I never felt anything about my daughter was ‘different’: Chitra Palekar

Parents of LGBT+ children have their own journey of acceptance and inspiration

Chitra Palekar

Chitra Palekar is loved and admired unequivocally across India’s vibrant LGBTQIA+ community. The theatre veteran and author, was one of the first people to accept her lesbian daughter way back in 1993, inspiring many parents to do the same.

In a deeply gendered society, parents often get their first inkling of their child’s homosexuality when they notice decidedly campy behavioural traits. Therefore, most parents begin to suspect their son is gay if he displays feminine behaviour, or that their daughter is a lesbian if she like sporting short hair and masculine clothes. This is hugely problematic as it perpetuates unhealthy gender stereotypes. Luckily, Chitra was more intellectually evolved.

“I was also what some people would call ‘tomboyish’. I wore shorts, had short hair and played table tennis. So, when my daughter did the same, I had no reason to suspect she was a lesbian,” says Chitra. “She did not like toys, she picked up books, just like I used to. I did not ‘notice’ anything because there was nothing to ‘notice’ in my child’s behaviour,” she explains. “When my daughter came out to me, I accepted her instantly. What’s not to accept. I love my child,” she says.

Her daughter Shalmalee also helped Chitra gain greater understanding. “This was when there was no internet, so my daughter would give me books to read. I went a long way in helping me understand how natural it was for my daughter to feel the way she did,” she explains.

But Chitra’s real journey began after her daughter had moved abroad. “Back in the day, I had no real contact with any parents. I interacted with the kids at their meets and events where I gatecrashed,” she says. Chitra also interacted a lot with Vikram Doctor and Shobhana S. Kumar, who she credits with helping her chart and navigate her journey as a committed ally of the community.

“Vikram opened my eyes to so many things I could not see earlier. Shobhana hand held me through my journey, helping me understand correct terms, taking me to events, bringing me closer to members of the community,” says the septuagenarian who is still as enthusiastic as a seven-year-old. “I needed to learn the correct words so empathy does not disappear. I committed myself to empowering myself with all the correct information,” she says.

Gradually these interactions inspired Chitra to take the next step. “I was curious about the journey of other parents. Their experiences with their children coming out and how they dealt with family and social pressure afterwards. So, I got together with like minded people to chalk out a strategy to help them,” she says explaining the genesis of Sweekar: The Rainbow Parents.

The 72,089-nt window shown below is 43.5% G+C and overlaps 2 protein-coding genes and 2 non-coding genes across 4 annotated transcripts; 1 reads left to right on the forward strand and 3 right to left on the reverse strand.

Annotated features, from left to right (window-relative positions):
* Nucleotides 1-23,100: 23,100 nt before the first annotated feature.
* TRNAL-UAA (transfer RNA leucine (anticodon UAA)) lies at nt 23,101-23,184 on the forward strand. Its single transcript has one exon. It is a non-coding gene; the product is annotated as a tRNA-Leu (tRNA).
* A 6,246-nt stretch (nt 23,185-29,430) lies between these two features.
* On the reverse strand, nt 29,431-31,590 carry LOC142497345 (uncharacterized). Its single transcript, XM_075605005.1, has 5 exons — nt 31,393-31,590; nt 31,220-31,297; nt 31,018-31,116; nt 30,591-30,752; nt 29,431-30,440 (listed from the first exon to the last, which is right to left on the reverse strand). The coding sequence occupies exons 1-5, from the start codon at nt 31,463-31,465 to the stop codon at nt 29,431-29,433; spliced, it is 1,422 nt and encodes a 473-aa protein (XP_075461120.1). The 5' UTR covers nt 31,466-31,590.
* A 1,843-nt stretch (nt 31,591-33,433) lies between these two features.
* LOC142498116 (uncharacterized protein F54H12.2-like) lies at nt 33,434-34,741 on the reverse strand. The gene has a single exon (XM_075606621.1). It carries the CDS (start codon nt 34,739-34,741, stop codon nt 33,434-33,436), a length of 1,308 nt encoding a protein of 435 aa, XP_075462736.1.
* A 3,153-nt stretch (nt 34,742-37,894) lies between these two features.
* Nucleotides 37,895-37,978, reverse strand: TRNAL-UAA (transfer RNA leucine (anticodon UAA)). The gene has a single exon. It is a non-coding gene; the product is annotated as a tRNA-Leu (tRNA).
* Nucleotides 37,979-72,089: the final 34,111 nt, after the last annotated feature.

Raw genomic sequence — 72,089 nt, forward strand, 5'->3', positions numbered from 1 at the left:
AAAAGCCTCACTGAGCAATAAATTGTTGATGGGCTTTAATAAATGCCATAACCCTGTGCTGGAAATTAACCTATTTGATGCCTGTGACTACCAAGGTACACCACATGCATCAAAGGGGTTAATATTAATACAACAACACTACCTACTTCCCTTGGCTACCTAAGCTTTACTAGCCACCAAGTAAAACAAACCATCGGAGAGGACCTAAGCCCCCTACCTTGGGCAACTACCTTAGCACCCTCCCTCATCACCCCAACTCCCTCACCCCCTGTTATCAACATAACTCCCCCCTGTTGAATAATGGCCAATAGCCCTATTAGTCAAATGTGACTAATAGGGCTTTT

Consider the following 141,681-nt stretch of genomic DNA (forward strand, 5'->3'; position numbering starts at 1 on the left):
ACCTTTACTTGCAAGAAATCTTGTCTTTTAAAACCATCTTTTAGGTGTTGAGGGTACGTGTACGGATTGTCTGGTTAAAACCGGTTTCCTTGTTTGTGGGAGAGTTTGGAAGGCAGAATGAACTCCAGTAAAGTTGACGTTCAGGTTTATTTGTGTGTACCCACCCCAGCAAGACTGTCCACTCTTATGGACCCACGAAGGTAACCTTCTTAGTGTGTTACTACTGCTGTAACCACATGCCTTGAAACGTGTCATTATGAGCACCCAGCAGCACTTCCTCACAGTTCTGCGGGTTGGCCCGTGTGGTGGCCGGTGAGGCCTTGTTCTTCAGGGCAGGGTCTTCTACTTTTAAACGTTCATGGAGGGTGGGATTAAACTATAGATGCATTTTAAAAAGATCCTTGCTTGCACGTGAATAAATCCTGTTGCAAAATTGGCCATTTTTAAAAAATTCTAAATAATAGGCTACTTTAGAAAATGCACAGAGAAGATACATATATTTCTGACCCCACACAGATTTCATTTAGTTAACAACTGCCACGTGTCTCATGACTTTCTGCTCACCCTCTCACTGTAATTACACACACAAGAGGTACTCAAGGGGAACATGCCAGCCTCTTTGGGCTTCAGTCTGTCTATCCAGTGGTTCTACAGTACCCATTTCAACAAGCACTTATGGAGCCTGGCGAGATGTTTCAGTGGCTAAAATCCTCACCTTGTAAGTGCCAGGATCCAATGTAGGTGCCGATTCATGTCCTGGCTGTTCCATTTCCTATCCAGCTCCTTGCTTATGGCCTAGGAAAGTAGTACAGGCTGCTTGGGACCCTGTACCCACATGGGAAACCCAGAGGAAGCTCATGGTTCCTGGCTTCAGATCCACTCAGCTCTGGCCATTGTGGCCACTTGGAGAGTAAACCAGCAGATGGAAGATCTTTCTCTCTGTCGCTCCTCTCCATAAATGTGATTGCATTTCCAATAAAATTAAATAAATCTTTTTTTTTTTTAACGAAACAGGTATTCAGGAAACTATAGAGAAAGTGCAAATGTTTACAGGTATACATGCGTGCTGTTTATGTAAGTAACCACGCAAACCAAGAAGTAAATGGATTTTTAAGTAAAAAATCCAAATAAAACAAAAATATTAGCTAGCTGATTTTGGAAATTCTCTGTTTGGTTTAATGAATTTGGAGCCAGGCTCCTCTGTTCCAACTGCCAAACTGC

Filmmaker Sridhar Rangayan and activist Harish Iyer were always keen on building a community of parents and creating a safe space for them to share their experiences and learn from each other. “I wanted this to actually mean something. One cannot have a superficial approach to something this serious, so discussions went on for months. There were psychologists, other experienced parents of queer children, such as Aruna Desai, Padma Vishwanath, Nilakshi Roy and many others committed to help scared, worried, anxious parents,” she says.

“We started by educating them about the correct terminology. So many people were confused about what is bisexual and what is intersex. We created a safe space and encouraged parents to ask questions without fear of judgment,” she says.

Chitra explains the objectives of Sweekar saying, “Sweekar is about support, acceptance and empowerment. We have made a conscious decision to never out a parent against their will. We maintain complete confidentiality,” she says.

On January 26, in the run up to the Queer Azaadi March, Sweekar held a parents’ meet where parents and their queer children narrated their stories. At this meet Chitra read out the Preamble, encouraging the audience to repeat the words after her. “I want to help the community integrate with society. So, it is important to make mainstream issues also relevant to the community. What better way to inculcate values of freedom, democracy and inclusion than to take the community through the vision of our founding fathers,” says Chitra.




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